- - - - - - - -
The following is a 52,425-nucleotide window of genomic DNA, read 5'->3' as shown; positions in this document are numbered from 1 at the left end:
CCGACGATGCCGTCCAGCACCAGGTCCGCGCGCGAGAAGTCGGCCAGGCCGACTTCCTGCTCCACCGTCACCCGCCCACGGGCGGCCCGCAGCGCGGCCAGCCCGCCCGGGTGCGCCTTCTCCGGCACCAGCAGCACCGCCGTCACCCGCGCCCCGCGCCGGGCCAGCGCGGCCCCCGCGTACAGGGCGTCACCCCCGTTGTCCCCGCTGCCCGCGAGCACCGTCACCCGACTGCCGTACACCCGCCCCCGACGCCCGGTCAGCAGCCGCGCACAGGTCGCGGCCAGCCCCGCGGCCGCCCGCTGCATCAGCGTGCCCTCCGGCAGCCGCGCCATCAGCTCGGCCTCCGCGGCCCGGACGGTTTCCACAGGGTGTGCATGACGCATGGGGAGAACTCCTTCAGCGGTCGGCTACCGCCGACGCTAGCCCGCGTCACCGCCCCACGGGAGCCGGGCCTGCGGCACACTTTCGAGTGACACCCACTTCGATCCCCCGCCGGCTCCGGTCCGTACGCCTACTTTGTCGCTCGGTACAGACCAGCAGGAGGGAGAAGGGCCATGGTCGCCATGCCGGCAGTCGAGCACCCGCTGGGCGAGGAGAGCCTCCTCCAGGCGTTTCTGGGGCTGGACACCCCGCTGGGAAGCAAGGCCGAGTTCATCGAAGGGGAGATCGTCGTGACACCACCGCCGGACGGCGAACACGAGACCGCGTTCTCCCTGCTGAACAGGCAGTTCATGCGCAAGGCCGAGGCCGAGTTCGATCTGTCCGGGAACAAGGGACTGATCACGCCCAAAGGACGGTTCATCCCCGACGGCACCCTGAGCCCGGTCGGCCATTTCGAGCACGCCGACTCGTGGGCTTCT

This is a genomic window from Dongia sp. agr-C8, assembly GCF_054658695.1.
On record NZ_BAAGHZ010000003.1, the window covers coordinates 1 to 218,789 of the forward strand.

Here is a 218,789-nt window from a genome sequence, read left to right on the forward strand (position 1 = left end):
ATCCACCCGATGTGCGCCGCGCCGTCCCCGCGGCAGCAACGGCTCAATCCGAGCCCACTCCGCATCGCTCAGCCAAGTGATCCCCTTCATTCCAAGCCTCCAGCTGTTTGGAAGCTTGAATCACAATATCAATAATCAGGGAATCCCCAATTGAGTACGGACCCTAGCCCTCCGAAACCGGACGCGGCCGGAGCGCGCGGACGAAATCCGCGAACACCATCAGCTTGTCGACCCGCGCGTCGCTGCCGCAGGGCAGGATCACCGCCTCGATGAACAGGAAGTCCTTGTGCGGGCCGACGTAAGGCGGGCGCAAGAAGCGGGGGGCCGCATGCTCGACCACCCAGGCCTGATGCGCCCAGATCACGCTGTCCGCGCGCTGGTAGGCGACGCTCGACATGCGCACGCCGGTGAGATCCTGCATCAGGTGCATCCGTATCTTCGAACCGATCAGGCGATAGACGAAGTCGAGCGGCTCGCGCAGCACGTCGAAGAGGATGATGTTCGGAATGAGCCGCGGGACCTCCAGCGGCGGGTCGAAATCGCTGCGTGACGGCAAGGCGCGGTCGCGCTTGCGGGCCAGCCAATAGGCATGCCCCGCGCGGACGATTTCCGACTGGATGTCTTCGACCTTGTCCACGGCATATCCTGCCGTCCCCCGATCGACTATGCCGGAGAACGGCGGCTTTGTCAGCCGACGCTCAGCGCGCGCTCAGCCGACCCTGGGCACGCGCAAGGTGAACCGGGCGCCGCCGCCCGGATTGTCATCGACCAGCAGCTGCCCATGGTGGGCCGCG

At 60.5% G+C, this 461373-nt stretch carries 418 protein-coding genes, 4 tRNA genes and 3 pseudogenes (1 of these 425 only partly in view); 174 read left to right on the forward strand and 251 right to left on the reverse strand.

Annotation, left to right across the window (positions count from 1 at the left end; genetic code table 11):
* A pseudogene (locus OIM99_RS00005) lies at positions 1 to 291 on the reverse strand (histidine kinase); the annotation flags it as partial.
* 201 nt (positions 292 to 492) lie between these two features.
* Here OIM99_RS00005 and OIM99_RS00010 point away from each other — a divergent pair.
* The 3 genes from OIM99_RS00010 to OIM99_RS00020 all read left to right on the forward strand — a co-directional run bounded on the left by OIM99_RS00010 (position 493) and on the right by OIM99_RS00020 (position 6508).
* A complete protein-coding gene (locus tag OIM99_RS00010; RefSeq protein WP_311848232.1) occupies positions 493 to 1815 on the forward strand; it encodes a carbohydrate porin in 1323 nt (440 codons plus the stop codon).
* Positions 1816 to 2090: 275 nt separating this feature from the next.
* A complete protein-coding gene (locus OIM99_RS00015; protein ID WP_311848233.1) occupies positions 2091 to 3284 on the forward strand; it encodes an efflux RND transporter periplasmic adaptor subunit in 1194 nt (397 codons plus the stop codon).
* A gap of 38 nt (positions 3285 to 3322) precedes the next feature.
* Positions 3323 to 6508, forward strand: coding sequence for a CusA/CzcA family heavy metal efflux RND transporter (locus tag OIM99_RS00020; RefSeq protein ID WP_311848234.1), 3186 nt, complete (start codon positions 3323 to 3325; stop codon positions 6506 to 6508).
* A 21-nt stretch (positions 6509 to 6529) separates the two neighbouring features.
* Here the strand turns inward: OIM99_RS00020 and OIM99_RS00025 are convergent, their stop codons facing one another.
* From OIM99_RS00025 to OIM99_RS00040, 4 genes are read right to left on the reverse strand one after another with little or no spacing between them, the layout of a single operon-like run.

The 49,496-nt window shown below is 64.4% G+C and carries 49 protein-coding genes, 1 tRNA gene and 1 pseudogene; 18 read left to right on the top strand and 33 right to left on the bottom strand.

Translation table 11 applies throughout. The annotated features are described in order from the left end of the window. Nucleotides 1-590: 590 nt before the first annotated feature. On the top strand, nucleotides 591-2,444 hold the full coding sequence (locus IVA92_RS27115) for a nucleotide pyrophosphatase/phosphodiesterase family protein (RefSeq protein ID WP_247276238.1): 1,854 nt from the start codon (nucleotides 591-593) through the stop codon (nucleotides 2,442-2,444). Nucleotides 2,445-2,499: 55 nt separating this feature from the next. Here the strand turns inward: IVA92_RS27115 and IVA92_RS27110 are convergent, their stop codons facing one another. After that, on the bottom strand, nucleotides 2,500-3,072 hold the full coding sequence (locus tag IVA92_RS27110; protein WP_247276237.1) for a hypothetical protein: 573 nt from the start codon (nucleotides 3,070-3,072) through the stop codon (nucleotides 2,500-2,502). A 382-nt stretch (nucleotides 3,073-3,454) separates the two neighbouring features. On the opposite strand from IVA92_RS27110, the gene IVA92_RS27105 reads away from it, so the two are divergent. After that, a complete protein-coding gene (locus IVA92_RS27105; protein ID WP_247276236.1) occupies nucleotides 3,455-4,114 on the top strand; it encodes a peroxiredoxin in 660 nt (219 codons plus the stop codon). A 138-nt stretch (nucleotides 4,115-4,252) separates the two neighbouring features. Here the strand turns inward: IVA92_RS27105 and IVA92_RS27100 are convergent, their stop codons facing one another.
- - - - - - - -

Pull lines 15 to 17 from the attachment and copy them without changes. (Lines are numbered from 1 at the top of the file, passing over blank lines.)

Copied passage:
* A complete protein-coding gene (locus OIM99_RS00015; protein ID WP_311848233.1) occupies positions 2091 to 3284 on the forward strand; it encodes an efflux RND transporter periplasmic adaptor subunit in 1194 nt (397 codons plus the stop codon).
* A gap of 38 nt (positions 3285 to 3322) precedes the next feature.
* Positions 3323 to 6508, forward strand: coding sequence for a CusA/CzcA family heavy metal efflux RND transporter (locus tag OIM99_RS00020; RefSeq protein ID WP_311848234.1), 3186 nt, complete (start codon positions 3323 to 3325; stop codon positions 6506 to 6508).